Hormonal Analysis

The concept of fertility refers to a living being's ability to reproduce and provide offspring. In order for this to happen, the male and female genital apparatuses need to be both anatomically and functionally normal.

We say that a couple is infertile when, following a year of regular sexual intercourse without contraceptives, they have not managed to achieve a successful pregnancy. At that point, and further to a consultation with a gynaecologist specialising in reproductive medicine, the couple undergoes a number of tests to determine the possible causes of their issues conceiving.

How do hormones affect fertility in women?

Hormone-based fertility checks are performed on both men and women.

The hormones in question are freed into the blood stream and play an essential role in human reproduction. Therefore, abnormalities in the quantity or in the precise moment that they need to be secreted can explain cases of infertility.

A hormone analysis in women performed alongside an ultrasound scan aims to assess ovarian reserve. The analysis needs to be performed under basal conditions. That is, between days 3 and 5 of her menstrual period. The general hormonal tests that are performed include the ones indicated below.

  • FSH (follicle-stimulating hormone): In women, it acts on the follicles in the ovary and stimulates their collection and growth. It initiates secretion of oestradiol, the female sex hormone.
  • LH (luteinising hormone): It controls follicle maturation, ovulation, initiation of the corpus luteum and secretion of progesterone.
  • Oestradiol: on the whole, it is produced by the ovaries, more specifically by the granulosa cells in oocytes.

Based on medical criteria and depending on each patient's circumstances, it is also possible to determine levels of hormones such as progesterone, testosterone and prolactin. Abnormalities in these levels can also complicate getting pregnant naturally.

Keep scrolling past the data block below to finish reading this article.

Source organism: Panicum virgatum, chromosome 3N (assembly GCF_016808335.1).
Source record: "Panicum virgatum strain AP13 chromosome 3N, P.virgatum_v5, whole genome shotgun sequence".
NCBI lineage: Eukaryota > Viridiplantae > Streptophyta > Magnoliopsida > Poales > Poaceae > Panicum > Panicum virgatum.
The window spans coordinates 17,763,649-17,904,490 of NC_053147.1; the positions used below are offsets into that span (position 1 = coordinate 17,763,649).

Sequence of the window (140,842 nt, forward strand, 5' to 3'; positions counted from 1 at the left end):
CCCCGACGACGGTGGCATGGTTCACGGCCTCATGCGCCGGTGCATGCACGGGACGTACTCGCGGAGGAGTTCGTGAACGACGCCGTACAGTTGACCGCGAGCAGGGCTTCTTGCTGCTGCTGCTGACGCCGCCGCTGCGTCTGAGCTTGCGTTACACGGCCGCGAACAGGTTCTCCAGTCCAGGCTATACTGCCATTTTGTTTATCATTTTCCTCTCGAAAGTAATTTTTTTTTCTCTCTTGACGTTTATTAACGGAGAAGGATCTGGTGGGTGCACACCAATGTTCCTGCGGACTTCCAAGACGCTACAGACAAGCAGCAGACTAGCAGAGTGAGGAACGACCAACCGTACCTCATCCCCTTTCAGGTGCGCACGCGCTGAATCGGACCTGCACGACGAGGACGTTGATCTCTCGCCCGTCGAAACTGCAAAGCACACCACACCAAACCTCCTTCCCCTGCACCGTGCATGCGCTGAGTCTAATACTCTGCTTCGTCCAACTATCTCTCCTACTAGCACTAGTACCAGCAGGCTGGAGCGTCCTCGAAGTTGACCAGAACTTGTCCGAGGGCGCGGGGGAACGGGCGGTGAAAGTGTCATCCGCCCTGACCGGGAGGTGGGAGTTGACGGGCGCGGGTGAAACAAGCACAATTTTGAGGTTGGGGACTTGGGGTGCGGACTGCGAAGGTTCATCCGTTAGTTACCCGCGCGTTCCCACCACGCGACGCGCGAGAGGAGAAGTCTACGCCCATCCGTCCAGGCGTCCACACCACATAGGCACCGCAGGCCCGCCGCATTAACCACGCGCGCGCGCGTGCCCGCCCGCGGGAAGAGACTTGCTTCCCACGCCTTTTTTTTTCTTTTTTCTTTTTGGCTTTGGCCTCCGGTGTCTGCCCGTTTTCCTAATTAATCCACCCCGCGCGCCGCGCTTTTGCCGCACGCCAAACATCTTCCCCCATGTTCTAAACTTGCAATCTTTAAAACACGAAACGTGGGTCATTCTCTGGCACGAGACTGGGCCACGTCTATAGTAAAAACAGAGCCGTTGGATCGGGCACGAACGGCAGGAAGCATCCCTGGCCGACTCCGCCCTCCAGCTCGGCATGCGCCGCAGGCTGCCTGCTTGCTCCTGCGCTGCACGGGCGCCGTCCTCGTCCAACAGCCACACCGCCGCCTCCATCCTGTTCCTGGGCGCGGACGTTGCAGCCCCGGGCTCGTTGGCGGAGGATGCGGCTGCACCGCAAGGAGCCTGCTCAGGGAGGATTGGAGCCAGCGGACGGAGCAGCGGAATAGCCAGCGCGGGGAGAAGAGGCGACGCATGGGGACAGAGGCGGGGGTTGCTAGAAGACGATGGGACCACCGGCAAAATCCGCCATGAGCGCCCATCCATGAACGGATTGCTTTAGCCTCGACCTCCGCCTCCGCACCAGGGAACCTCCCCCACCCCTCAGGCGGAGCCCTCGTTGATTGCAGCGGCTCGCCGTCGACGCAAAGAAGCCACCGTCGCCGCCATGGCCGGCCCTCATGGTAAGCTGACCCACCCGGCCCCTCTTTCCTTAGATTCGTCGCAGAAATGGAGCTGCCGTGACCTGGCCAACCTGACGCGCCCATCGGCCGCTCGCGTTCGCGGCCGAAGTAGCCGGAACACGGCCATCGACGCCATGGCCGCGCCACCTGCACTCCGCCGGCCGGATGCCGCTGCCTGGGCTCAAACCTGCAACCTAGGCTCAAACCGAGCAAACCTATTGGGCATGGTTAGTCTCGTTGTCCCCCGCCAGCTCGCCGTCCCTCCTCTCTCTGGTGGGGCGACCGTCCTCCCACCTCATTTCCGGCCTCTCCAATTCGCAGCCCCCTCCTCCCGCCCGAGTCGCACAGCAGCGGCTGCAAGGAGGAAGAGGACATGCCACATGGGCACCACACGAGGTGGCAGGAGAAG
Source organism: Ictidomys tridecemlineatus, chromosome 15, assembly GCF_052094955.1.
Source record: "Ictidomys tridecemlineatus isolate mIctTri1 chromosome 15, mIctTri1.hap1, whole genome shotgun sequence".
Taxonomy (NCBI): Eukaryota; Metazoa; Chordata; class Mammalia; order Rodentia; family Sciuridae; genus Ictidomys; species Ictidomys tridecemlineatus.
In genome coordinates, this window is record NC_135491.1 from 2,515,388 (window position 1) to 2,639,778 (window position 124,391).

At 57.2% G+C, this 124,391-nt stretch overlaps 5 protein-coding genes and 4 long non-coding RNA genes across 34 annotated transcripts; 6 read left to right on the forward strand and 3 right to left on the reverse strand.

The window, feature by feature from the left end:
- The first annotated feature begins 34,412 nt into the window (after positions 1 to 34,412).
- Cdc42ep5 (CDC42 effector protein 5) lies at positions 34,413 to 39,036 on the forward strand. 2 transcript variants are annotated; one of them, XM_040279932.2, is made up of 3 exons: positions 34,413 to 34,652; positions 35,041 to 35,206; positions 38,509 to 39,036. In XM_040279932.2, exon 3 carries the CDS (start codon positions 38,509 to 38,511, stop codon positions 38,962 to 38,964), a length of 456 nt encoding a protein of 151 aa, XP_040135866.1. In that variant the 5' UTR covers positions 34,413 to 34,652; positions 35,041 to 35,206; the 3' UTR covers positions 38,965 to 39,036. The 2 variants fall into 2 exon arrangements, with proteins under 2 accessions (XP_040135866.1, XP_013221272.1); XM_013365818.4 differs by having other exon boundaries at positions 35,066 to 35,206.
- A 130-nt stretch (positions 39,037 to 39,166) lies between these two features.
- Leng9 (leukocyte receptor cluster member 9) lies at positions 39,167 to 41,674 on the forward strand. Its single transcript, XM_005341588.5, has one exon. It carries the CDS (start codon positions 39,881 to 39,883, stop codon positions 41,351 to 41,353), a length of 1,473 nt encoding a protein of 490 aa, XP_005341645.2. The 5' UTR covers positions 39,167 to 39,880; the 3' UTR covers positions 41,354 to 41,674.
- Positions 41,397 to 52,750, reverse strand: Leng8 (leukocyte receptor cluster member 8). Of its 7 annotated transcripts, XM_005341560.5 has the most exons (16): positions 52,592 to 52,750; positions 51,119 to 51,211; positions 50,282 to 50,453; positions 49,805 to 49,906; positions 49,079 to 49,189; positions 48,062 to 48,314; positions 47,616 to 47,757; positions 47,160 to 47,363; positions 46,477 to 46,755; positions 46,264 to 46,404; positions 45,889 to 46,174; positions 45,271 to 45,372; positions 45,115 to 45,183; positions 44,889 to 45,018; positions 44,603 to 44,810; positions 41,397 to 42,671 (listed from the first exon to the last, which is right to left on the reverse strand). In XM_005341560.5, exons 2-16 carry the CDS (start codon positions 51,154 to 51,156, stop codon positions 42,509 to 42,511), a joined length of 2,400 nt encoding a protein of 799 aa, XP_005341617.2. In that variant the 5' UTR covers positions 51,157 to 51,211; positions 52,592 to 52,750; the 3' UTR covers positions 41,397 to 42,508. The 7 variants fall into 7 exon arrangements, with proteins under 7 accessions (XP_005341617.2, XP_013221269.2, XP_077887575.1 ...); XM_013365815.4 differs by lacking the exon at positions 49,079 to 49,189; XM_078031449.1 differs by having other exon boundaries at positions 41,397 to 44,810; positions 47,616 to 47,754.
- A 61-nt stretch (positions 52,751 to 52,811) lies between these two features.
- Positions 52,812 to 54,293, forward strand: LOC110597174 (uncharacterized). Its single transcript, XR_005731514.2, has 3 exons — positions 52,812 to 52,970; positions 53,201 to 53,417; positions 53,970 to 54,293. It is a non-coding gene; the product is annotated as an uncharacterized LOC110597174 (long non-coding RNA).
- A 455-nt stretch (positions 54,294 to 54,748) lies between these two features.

Anti-Mullerian hormone(AMH)

This hormone is produced by the antral and preantral follicles in the ovary and it has the advantage of having stable levels throughout the entire menstrual cycle. As mentioned above, an ultrasound scan under basal conditions needs to be performed so that it can be assessed by your gynaecologist in conjunction with the AMH levels that have been obtained.

How do hormones affect fertility in men?

In men, the first analysis that needs to be performed is a semen analysis and, when there is a very severe abnormality in the number of spermatozoa (criptozoospermia) or a total absence of spermatozoa (azoospermia), then a male hormone analysis may be appropriate. On the whole, the hormone levels that need to be checked are the ones indicated below.

  • FSH: In men, it stimulates spermatozoa production.
  • LH: It favours androgen secretion, mainly testosterone.
  • Testosterone: It is the main male sex hormone and it is produced by the Leydig cells in the testes.


Donor eggs and sometimes donor embryos allow an infertile woman to carry a child and give birth. You might be a candidate for donor eggs if you have any of these conditions:

  • Premature ovarian failure.
  • Diminished ovarian reserve, meaning that the eggs that you have are of low quality; this can often be caused by age.
  • Genetically transmitted diseases that could be passed on to your child
  • A previous history of failure with IVF, especially when your doctor thinks that the quality of your eggs may be the problem


Couples use donor sperm when a partner has no sperm or a very poor semen analysis or when there is a genetic problem which could be inherited from the parents.


A test tube baby is the product of successful human reproduction resulting from methods other than coitus between a man and a woman. It involves a medical intervention that handles both eggs and sperm for successful fertilization. The term "test tube baby" is sometimes used by the media to refer to children conceived with in vitro fertilization.

Despite their name, "test-tube babies" are not developed in a test tube. It's a procedure done in laboratory when the embryo is between three and five days old, it is transferred to the uterus.